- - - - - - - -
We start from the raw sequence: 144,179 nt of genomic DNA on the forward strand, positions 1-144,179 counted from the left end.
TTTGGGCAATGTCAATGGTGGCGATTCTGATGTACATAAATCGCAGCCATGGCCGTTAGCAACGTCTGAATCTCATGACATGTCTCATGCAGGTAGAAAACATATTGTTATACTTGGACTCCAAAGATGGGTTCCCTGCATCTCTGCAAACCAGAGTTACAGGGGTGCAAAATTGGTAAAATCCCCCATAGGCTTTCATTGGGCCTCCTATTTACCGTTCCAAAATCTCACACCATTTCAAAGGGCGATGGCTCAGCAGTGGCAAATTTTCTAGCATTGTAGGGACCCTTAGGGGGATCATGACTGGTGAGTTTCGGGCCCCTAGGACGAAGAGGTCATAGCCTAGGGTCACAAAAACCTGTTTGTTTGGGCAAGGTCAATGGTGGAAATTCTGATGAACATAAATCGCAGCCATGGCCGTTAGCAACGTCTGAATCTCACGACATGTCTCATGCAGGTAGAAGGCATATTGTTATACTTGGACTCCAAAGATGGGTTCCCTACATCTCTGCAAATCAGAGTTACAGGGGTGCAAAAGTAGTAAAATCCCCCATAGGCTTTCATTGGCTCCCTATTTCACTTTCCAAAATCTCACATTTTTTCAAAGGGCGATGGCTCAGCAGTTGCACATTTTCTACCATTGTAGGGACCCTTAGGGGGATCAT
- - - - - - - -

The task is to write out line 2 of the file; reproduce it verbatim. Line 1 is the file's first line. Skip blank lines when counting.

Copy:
TTTGGGCAATGTCAATGGTGGCGATTCTGATGTACATAAATCGCAGCCATGGCCGTTAGCAACGTCTGAATCTCATGACATGTCTCATGCAGGTAGAAAACATATTGTTATACTTGGACTCCAAAGATGGGTTCCCTGCATCTCTGCAAACCAGAGTTACAGGGGTGCAAAATTGGTAAAATCCCCCATAGGCTTTCATTGGGCCTCCTATTTACCGTTCCAAAATCTCACACCATTTCAAAGGGCGATGGCTCAGCAGTGGCAAATTTTCTAGCATTGTAGGGACCCTTAGGGGGATCATGACTGGTGAGTTTCGGGCCCCTAGGACGAAGAGGTCATAGCCTAGGGTCACAAAAACCTGTTTGTTTGGGCAAGGTCAATGGTGGAAATTCTGATGAACATAAATCGCAGCCATGGCCGTTAGCAACGTCTGAATCTCACGACATGTCTCATGCAGGTAGAAGGCATATTGTTATACTTGGACTCCAAAGATGGGTTCCCTACATCTCTGCAAATCAGAGTTACAGGGGTGCAAAAGTAGTAAAATCCCCCATAGGCTTTCATTGGCTCCCTATTTCACTTTCCAAAATCTCACATTTTTTCAAAGGGCGATGGCTCAGCAGTTGCACATTTTCTACCATTGTAGGGACCCTTAGGGGGATCAT